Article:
During the hectic months after America’s entry into World War I in the spring of 1917, the government started construction of an Army installation in Suffolk country near Yaphank on a tract now housing the Brookhaven National Laboratory. There, on more than 10,000 acres of flat, swampy, mosquito-laden land, as many as 15,000 skilled workers and laborers struggled through the hot, wet summer to build barracks for 37,000 soldiers, mostly draftees.
Camp Upton was named after a Civil War Union general named Emory Upton. It was a marvel of logistics and supervision since almost all the workmen had to be fed and housed on the isolated site. Special railroad sidings were laid to facilitate the shipment of lumber and other materials, and a large number of private detectives had to be hired to cope with the influx of crooks who swarmed over the camp. Criminality was so rampant that a U.S. District Court was established at the base while it was being built and it tried more than 1,000 cases in about two months.
Troops began arriving little more than two months after construction started, and by the end of the following month, 30,000 men were being trained at Camp Upton. Among them were members of the 77th Infantry Division, which, composed largely of Long Islanders and New Yorkers who were soon to fight valiantly in the crucial Argonne Forest Battle in France. My father-in-law, Lt. Robert W. Morgan, was one of them who was sent to Meuse Argonne. During part of the war, the 82nd Division was also quartered there.
One of Upton’s more famous trainees was songwriter Irving Berlin, who put together a musical revue called Yip! Yip! Yaphank! that entertained not only his buddies but Broadway audiences. Berlin’s experience at the camp led him to compose “Oh, How I Hate to Get Up in the Morning” which survived the war to become a popular song. The musical was turned into a 1943 movie “This Is The Army” starring Ronald Reagan.
Because of its isolation, providing social activities for the soldiers became a major problem. One solution was to let them out, and a shuttle train was run from the camp to the Long Island Rail Road’s main line so the men could spend their weekends in New York. It also enabled thousands of relatives and friends to ride in from the city and other parts of the Island for Saturday and Sunday visits.
After the war, Camp Upton was used as a demobilization center and then thousands of overseas veterans were processed there before returning to their homes. Some of the units demobilized at the camp were: the 327th Infantry Regiment, the 325th Infantry Regiment, the 27th Infantry Division’s 53rd Brigade (105th, 106th Infantry Regiments and the 105th Machine Gun Battalion), and the 101st Signal Battalion. Processed there, too, were thousands of mules that the Army had decided to dispose at auction. After being sold, they were lassoed, had their government brands removed, were herded into railroad cars, and dispatched to their new owners.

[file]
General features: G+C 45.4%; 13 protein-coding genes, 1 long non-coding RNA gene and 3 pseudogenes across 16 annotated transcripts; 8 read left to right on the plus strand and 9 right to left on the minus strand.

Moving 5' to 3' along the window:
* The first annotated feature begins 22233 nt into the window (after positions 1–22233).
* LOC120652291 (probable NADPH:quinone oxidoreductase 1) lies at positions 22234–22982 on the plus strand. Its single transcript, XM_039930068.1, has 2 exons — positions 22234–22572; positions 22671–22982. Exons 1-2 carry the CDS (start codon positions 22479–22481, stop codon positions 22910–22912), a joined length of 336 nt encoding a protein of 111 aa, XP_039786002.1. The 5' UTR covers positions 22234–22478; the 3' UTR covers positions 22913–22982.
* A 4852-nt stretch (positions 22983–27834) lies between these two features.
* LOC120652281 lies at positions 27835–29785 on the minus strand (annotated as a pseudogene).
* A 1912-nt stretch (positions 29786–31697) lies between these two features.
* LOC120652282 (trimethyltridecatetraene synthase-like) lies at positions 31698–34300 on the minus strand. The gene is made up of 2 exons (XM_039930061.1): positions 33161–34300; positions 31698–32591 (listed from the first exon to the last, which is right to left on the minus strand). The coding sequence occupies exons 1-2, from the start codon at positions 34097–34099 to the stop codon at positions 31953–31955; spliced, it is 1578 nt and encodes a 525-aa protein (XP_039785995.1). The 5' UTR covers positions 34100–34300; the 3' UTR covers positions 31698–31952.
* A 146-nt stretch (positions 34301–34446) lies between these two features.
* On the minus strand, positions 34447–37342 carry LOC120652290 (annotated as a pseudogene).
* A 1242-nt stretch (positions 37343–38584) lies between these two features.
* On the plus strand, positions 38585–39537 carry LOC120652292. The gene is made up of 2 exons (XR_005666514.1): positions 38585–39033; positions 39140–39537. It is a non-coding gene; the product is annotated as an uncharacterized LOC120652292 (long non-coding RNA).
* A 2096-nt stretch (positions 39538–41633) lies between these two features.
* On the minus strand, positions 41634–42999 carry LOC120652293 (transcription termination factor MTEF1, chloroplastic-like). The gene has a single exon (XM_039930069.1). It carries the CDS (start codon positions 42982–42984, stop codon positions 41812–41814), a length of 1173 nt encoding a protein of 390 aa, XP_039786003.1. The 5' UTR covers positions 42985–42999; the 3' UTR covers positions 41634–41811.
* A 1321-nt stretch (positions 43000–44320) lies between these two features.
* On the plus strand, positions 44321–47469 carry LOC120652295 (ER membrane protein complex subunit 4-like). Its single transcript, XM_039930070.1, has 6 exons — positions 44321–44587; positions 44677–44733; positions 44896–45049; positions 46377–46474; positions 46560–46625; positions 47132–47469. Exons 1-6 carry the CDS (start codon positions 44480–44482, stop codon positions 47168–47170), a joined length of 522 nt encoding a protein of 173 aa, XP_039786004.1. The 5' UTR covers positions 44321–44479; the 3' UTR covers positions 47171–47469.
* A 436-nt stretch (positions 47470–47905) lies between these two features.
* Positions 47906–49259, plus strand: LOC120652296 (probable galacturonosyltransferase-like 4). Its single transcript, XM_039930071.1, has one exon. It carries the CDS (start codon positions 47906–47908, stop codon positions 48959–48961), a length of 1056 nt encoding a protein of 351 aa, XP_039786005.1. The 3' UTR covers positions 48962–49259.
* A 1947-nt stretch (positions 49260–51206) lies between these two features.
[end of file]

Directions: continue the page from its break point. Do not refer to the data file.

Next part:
In May 1919, Camp Upton became the site of the Recruit Educational Center, an Army program that enrolled foreign-born, non-English speaking, and illiterate soldiers. Most of the Recruit Educational Center’s inductees were immigrants from Eastern and Southern Europe. In practice, the program aimed to “Americanize” these immigrants through instruction in the English language, military protocol, U.S. history, geography, citizenship, and political economy. Soldiers who graduated from the Recruit Educational Center at Camp Upton were eligible for a three-year term of military service, after which they could be naturalized as American citizens.
In 1921, everything at Camp Upton was auctioned off: barracks, stables, hospitals, warehouses, garages, engines, heating and refrigerating plants, electric substations, telegraph poles, wiring, even lavatories. Structures were moved or torn down and dismembered for parts and lumber. Many of the structures were transported to form the first large scale settlement at Cherry Grove on Fire Island. Hundreds of carloads of material were shipped around the country. Successful bidders had sixty days to remove their purchases. And then all was gone except the land which the federal government kept, designating it Upton National Forest. The place became almost as it had been. An era not only had ended, it had disappeared. But the Twenties had arrived. And Long Island was ready to roar.
Sources: Long Island, a Newsday Book, Wikipedia